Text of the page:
If you're looking for a long and colorful history of winemaking similar to that which you might find in France or Italy, you're out of luck. Rias Baixas is practically a newborn in comparison to the many established regions of wine's most popular countries.
The Celts settled the Rias Baixas region, and their influence is still felt today. Strains of Irish culture weave through the region, notably in the Celtic origin of Rias Baixas' parent region, Galicia. The region even enjoys such traditionally Irish fare as bagpipes and potatoes. However, it's not all Irish -- remember, Rias Baixas is in Spain. [source: Rias Baixas].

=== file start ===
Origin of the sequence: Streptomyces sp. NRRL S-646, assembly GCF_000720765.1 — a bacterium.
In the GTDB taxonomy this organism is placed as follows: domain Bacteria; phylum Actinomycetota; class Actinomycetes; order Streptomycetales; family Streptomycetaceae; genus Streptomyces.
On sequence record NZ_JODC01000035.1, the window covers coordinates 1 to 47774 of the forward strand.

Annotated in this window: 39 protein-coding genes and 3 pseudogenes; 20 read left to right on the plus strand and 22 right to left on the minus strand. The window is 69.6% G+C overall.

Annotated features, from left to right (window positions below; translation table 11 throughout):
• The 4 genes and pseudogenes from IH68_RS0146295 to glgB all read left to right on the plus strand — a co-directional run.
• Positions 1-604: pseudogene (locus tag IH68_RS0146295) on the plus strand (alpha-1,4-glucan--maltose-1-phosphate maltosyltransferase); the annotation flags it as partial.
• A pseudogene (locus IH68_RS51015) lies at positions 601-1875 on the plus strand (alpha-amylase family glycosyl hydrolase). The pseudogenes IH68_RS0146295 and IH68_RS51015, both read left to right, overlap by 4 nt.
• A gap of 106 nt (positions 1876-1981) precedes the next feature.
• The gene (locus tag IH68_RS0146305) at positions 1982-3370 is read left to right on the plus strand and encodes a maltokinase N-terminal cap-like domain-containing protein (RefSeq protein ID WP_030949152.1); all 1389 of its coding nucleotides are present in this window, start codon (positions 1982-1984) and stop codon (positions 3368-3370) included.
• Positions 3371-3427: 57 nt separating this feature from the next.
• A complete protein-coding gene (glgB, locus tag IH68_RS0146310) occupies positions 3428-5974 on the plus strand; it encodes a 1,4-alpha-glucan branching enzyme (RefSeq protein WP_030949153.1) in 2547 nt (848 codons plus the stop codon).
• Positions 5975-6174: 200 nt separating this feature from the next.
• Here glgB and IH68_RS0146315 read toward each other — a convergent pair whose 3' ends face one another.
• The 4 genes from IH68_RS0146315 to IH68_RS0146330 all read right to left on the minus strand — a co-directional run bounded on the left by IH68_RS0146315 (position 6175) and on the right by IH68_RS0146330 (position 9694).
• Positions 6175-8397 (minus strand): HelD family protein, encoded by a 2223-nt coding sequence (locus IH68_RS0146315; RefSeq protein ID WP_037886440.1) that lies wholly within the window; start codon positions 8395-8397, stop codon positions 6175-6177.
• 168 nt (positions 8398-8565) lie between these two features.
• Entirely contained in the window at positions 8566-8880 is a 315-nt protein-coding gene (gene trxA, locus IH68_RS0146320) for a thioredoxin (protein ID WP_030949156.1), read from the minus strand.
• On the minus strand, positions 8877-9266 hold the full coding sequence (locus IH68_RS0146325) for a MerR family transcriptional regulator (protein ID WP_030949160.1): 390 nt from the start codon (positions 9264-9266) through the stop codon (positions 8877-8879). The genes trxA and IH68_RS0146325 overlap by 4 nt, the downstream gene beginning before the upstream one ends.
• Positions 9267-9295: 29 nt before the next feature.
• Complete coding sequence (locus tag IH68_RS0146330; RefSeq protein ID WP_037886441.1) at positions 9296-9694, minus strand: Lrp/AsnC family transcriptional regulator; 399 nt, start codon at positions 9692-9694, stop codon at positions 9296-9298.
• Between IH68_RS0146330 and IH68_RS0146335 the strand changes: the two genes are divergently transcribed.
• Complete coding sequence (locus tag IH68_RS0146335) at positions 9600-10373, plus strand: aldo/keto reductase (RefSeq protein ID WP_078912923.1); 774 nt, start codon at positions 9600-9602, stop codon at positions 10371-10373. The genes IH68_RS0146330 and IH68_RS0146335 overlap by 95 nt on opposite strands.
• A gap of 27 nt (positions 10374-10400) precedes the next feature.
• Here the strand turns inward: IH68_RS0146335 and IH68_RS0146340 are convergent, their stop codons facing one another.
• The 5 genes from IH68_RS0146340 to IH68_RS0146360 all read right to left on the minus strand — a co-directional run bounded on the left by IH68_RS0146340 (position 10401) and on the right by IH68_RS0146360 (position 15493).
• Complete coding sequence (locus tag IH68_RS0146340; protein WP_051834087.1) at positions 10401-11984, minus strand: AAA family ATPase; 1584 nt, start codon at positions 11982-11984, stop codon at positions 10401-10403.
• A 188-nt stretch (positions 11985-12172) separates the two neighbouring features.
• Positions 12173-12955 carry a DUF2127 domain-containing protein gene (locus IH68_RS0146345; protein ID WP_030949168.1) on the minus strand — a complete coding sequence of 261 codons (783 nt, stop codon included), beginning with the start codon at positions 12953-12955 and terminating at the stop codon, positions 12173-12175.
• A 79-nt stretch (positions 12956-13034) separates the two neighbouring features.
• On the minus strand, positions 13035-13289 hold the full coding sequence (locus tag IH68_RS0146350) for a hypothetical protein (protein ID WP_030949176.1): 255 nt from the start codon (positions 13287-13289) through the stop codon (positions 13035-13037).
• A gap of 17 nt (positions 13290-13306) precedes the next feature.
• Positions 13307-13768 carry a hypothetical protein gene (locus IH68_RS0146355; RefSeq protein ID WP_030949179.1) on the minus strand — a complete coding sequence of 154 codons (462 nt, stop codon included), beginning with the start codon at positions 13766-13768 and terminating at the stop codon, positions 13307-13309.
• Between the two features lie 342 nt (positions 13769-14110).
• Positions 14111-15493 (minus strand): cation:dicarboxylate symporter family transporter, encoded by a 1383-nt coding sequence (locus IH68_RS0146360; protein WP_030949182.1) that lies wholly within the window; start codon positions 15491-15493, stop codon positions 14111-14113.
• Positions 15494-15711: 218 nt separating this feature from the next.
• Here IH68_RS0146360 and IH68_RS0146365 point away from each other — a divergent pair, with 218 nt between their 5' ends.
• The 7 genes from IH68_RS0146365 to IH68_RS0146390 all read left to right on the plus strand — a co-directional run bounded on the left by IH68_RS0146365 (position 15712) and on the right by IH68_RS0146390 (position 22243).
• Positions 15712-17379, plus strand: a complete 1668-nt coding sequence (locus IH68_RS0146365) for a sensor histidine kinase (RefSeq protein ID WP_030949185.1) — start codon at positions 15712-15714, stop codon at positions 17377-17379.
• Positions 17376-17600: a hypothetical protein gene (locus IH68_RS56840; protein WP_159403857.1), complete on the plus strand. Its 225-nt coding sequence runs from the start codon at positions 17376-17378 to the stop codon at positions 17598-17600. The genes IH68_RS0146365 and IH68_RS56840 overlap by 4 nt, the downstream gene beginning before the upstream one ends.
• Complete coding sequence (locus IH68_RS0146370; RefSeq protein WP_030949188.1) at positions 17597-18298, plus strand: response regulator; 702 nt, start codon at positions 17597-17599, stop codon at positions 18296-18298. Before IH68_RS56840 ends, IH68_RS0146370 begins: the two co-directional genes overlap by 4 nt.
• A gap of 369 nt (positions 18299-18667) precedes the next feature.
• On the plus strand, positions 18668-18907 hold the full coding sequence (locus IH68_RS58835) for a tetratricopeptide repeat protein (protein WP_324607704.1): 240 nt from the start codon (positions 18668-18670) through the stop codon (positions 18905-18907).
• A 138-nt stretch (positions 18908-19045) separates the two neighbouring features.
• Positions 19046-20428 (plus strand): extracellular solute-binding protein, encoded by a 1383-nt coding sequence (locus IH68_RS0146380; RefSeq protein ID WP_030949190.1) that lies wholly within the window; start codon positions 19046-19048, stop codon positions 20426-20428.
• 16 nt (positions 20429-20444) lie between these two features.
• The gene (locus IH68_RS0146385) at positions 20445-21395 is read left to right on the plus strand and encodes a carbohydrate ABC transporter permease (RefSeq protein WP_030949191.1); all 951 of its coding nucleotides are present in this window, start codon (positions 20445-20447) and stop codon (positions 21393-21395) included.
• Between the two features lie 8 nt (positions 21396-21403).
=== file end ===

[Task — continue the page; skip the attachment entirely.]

Though Spain's winemaking history dates back 3,000 years, Rias Baixas can't claim that history, even though the area was settled back in the 11th century [source: Rias Baixas]. Rias Baixas may have been making wine for a while, but like many Spanish wines, they weren't popular, known or liked outside of Spain. While other Spanish wines enjoyed popularity as the spread of Phylloxera wiped out the French vineyards during the mid-1800s, winemaking still wasn't a popular pastime within the Rias Baixas region [source: MacNeil]. And it's only been within the last few decades that winemakers in Rias Baixas began looking outside the reds, experimenting with the Albarino grape, and putting an emphasis on quality [source: Sbrocco].